Association between quantitative measures of skin color and plasma 25-hydroxyvitamin D

J. E P Rockell, C. M. Skeaff, S. M. Williams, T. J. Green

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Summary: We examined the relationship between vitamin D and skin color measured by reflectance colorimetry at an exposed and un-exposed site in 321 people. Exposed but not unexposed skin color was associated with better vitamin D status. Sun-exposure was more important than natural skin color in determining vitamin D status in our population. Introduction: Vitamin D is obtained through UV synthesis in the skin where melanin limits its synthesis. Ethnicity is often used as a proxy for skin color, but skin color varies considerably. The relation between quantitative measures of skin color and plasma 25-hydroxyvitamin D (25OHD) concentration has not been well described. Methods: The aim of this study was to determine the association between constitutive (natural) and sun-induced skin color and 25OHD in a group of Pacific People (n=87) and Europeans (n=255) living in NZ (46°S) in summer. Plasma 25OHD was determined and sun-induced (outer fore-arm) and constitutive (upper inner-arm) measured by reflectance colorimetry. Results: Mean (SD) 25OHD was significantly higher in Europeans than Pacific People, 88 (31) nmol/L vs. 75 (34) nmol/L, respectively. Based on constitutive skin color, 35% of participants were very light, 45% light, 16% intermediate, 4% tanned, and 0% brown or dark. Skin color at the forearm but not constitutive skin color was a significant predictor of 25OHD. Each 10° lower skin color value at the forearm (more tanning) was associated with a 5 nmol/L higher 25OHD (P<0.001). Conclusions: Tanning but not natural skin color was an important determinant of 25OHD. Further study is needed in a population with a higher proportion of darker skin people.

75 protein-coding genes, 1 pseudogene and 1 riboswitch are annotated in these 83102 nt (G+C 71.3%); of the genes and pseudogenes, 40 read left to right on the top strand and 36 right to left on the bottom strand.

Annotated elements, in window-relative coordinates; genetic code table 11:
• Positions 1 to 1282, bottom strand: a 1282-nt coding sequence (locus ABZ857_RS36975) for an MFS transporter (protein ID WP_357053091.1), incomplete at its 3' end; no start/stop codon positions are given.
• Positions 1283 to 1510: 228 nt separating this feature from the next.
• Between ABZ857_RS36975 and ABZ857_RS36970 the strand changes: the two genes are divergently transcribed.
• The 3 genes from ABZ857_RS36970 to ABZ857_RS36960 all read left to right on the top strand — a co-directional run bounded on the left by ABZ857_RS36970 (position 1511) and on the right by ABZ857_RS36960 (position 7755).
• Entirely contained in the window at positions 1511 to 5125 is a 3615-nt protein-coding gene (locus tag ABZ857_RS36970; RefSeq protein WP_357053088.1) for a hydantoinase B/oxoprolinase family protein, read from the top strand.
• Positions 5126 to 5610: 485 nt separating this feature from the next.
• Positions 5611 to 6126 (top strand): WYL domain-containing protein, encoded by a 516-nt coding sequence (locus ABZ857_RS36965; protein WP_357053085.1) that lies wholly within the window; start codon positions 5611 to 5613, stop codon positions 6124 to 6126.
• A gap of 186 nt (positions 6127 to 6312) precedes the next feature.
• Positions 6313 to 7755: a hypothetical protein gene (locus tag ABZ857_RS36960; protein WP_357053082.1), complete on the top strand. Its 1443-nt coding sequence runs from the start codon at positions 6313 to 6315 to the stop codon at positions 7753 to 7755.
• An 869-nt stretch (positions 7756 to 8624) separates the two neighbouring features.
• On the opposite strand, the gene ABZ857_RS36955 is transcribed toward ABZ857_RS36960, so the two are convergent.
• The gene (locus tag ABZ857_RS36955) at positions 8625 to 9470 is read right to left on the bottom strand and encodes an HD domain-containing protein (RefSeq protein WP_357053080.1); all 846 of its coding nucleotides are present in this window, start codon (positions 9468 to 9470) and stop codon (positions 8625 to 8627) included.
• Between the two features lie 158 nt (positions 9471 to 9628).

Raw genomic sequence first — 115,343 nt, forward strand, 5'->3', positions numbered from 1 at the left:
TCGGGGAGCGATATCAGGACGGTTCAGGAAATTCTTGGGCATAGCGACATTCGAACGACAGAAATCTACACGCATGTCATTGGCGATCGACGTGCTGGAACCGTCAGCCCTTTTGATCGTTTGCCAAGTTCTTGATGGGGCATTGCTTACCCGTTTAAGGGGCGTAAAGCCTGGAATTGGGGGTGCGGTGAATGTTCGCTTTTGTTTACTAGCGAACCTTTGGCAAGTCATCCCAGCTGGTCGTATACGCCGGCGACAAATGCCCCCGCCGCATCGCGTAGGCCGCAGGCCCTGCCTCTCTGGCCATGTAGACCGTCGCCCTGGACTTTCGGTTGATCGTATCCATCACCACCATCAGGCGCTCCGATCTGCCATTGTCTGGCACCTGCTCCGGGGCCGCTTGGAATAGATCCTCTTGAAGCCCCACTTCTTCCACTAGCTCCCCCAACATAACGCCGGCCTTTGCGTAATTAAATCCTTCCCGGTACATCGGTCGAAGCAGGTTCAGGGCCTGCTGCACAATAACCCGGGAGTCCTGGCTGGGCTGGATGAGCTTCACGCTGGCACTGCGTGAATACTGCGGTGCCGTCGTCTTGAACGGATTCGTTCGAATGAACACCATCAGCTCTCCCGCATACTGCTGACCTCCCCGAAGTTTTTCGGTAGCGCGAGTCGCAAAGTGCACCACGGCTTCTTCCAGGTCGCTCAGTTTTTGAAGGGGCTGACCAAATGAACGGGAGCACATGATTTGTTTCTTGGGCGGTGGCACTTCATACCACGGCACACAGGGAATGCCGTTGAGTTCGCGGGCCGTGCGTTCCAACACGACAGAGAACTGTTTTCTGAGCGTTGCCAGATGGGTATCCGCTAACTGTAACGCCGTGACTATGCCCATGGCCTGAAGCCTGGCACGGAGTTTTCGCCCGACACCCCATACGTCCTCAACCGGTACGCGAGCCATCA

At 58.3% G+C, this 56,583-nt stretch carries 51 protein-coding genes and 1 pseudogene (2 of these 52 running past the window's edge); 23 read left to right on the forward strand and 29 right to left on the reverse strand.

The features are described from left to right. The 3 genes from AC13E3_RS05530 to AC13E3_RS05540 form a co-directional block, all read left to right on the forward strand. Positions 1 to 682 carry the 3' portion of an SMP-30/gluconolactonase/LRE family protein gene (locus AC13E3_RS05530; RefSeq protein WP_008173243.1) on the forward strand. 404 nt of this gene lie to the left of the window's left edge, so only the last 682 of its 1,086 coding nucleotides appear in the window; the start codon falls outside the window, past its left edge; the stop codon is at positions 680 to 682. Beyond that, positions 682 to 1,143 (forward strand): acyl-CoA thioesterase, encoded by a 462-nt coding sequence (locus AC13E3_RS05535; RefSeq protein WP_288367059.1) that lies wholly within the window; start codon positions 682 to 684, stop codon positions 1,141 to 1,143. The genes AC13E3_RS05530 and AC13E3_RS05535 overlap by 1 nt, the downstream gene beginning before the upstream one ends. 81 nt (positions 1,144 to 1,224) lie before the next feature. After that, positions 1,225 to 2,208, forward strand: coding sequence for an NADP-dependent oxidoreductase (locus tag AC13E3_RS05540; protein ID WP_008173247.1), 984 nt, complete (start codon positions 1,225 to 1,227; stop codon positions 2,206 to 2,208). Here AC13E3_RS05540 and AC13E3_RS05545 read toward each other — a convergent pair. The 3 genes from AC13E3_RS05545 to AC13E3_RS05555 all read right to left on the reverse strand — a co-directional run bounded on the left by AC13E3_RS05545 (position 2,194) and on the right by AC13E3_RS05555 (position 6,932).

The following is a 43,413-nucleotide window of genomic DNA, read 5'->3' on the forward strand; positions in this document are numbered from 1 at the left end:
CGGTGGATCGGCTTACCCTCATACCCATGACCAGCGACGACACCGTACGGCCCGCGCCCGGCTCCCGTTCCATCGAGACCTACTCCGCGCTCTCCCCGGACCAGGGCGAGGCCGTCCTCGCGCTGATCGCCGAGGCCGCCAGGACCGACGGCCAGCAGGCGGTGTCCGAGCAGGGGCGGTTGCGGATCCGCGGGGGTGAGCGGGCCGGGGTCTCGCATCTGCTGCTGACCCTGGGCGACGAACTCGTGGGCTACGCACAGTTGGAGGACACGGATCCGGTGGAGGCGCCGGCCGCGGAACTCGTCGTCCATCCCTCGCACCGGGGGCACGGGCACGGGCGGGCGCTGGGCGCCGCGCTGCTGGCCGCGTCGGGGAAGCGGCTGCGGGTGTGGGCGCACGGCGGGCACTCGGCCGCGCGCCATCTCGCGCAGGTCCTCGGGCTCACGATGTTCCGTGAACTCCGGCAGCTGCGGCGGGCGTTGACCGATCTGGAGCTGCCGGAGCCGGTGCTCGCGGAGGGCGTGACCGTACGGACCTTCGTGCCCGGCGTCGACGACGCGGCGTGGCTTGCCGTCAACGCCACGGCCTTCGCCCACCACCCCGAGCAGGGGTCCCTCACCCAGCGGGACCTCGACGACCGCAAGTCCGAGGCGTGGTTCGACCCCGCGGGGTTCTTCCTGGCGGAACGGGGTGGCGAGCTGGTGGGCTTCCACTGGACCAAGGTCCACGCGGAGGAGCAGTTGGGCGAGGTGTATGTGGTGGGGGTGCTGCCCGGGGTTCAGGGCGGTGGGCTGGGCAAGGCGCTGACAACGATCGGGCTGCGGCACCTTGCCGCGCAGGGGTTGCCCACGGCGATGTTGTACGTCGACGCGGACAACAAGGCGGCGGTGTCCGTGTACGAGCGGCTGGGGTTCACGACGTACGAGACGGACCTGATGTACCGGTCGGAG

Original languageEnglish
Pages (from-to)1639-1642
Number of pages4
JournalOsteoporosis International
Issue number11
Publication statusPublished - 1 Nov 2008


  • 25-hydroxyvitamin D
  • Ethnicity
  • New Zealand
  • Pacific
  • Reflectance colorimetry
  • Skin color
  • Tanning
  • Vitamin D

ASJC Scopus subject areas

  • Endocrinology, Diabetes and Metabolism

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